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Is Fertility Behavior in Africa Different?

Claus C. Portner, Seattle University

Half a century ago, the total fertility rate was around seven children in most regions but is now around the replacement level of 2.1. The outlier is Sub-Saharan Africa. Fertility decline progressed at a much slower pace in Sub-Saharan Africa than elsewhere, and even appears to have stalled in some countries. This project uses DHS from countries in East Asia, South Asia, Latin America, and Sub-Saharan Africa to examine whether the determinants of urban fertility differ across regions. The sample consists of over 1,500,000 urban women. I focus on urban fertility for two reasons. First, urban areas tend to be less different across countries, allowing us to understand better whether Sub-Saharan Africa is inherently different. Specifically, the likelihood of unobserved or hard to measures factors, such as land access, affecting fertility is smaller in urban than in rural areas. Second, despite significant projected increases in urbanization, we know much less about the determinants of fertility in the urban than in the rural areas of developing countries. Results indicate that urban fertility in Sub-Saharan Africa mainly differs from other regions for women with primary education. There is little consistent evidence of differences for women with high school or above.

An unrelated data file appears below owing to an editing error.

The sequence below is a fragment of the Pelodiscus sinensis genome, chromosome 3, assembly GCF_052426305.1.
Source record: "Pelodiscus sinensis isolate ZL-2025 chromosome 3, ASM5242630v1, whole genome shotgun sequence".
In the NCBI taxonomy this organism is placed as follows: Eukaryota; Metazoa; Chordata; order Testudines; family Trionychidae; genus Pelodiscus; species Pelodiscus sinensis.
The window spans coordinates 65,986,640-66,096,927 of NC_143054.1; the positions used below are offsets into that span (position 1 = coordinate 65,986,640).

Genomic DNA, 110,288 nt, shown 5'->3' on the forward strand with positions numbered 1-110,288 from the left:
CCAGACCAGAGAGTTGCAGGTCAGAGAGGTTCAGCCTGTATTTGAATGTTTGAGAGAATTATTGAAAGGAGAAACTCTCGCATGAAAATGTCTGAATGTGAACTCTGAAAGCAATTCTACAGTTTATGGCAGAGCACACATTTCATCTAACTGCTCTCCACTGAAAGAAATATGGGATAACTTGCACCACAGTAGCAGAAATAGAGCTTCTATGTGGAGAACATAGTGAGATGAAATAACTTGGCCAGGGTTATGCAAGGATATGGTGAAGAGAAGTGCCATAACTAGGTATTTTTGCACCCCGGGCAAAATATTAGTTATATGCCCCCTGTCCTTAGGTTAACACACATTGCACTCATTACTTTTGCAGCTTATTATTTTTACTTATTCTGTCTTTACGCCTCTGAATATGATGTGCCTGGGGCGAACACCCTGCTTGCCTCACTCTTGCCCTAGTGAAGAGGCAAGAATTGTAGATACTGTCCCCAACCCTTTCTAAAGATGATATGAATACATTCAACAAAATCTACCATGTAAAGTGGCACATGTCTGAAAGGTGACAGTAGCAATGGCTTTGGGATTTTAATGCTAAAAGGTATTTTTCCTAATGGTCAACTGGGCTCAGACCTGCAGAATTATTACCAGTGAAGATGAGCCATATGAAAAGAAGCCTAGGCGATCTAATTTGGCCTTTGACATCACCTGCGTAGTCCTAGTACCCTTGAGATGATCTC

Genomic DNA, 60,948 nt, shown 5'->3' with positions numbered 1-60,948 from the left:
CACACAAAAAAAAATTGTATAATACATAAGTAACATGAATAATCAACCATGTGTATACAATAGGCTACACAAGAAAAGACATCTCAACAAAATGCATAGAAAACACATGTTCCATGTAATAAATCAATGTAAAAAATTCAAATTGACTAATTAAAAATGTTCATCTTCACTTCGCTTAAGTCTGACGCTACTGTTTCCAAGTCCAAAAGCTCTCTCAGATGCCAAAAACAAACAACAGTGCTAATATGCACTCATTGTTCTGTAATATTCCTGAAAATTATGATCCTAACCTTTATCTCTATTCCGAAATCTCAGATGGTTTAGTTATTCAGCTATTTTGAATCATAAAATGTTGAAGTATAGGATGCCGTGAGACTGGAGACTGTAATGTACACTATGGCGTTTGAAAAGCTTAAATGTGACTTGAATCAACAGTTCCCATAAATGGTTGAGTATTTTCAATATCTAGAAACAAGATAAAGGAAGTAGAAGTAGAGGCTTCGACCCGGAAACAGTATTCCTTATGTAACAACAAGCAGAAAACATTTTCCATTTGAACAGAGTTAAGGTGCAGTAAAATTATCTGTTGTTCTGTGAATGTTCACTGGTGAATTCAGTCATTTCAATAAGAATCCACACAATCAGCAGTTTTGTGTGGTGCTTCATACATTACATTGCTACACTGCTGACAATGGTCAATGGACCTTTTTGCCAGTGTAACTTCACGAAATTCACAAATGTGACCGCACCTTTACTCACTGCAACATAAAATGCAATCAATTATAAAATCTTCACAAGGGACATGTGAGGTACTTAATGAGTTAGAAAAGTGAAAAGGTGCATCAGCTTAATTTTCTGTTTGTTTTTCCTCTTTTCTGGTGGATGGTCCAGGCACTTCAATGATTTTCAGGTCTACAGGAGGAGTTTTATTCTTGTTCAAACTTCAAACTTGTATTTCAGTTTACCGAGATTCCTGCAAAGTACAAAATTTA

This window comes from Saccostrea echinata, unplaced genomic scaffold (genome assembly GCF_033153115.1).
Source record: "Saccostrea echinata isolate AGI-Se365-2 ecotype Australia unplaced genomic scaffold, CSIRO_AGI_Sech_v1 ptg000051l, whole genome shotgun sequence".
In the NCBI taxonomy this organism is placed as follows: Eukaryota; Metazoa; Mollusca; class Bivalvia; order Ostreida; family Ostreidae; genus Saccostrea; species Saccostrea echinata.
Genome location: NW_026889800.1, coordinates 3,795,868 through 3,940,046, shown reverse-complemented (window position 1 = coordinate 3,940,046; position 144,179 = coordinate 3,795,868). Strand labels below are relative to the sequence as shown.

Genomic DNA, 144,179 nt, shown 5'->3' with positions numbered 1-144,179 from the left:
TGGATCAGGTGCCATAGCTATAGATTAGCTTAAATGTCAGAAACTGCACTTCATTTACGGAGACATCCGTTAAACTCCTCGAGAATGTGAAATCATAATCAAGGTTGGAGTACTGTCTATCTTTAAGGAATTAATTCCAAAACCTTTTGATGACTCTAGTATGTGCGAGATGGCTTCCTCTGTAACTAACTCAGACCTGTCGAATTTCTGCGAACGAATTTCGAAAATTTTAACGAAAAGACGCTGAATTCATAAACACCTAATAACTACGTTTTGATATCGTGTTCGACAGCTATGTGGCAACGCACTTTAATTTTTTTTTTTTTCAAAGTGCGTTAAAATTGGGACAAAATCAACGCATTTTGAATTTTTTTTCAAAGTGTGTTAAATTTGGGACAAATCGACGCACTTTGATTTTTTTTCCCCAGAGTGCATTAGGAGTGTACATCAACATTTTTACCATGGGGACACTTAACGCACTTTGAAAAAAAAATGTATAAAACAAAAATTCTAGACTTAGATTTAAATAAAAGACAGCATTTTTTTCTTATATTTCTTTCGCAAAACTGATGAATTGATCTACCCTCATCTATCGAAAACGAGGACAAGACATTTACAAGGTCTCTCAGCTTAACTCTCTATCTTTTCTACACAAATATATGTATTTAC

Keywords: Cross-country comparative analyses, Fertility and childbirth, Demographic dividend and economic development

See paper.

  Presented in Session 1. Production and Reproduction